Egyptian Jews trading with tribes in the northern part of Mali since biblical times. In the eighth century CE. Rhadanites (multi-lingual Jewish traders) settled in Timbuktu as a base from which to solidify their trade routes through the desert. In the 14th and 15th centuries, Jews fleeing Spanish persecution joined them. Members of the Kehath (Ka'ti) family founded three villages near Timbuktu -- Kirshamba, Haybomo, and Kongougara. In 1492, King Askia Muhammed threatened execution to Jews who did not convert to Islam. Some Jews fled, some converted, some remained in Mali with centuries of persecution and random massacre. By the 20th century, no practicing Jews remained in Mali. In the 1990s Malian Jewry began a revival. Ismael Diadie Haidara, a historian from Timbuktu, has explored Mali's Jewish past. In 1993 Haidara established Zakhor (the Timbuktu Association for Friendship with the Jewish World) as an informal association of Malian descendants of Jews to teach their children about their Jewish heritage, learn Hebrew and learn their histories. A community of 1000 "Jews" have recently revealed their identity. The Renewal of Jewish Identity in Timbuktu by Karen Primack. For information, contact Ismael Haidara, who divides his time between Timbuktu and Granada, Spain: B. P. 66, Tombouctou, Mali, West Africa, tel. (223) 92-11-78 or This e-mail address is being protected from spambots. You need JavaScript enabled to view it [August 2009]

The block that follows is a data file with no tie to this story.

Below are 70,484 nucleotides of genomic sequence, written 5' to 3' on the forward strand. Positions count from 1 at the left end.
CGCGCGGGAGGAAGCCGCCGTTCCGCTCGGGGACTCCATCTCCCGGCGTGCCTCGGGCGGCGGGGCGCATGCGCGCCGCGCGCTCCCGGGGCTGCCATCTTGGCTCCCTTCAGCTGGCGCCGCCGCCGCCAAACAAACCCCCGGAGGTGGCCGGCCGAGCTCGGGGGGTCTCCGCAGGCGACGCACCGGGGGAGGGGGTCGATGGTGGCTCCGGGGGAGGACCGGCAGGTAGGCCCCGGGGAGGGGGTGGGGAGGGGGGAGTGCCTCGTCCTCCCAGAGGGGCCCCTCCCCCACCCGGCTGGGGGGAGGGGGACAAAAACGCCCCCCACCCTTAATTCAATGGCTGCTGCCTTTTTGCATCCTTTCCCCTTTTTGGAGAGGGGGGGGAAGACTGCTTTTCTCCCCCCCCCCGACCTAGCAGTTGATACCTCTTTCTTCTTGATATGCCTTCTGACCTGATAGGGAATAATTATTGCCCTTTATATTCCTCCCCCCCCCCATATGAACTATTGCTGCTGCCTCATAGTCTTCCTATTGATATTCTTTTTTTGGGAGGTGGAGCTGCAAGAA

Last Updated on Sunday, 23 August 2009 01:23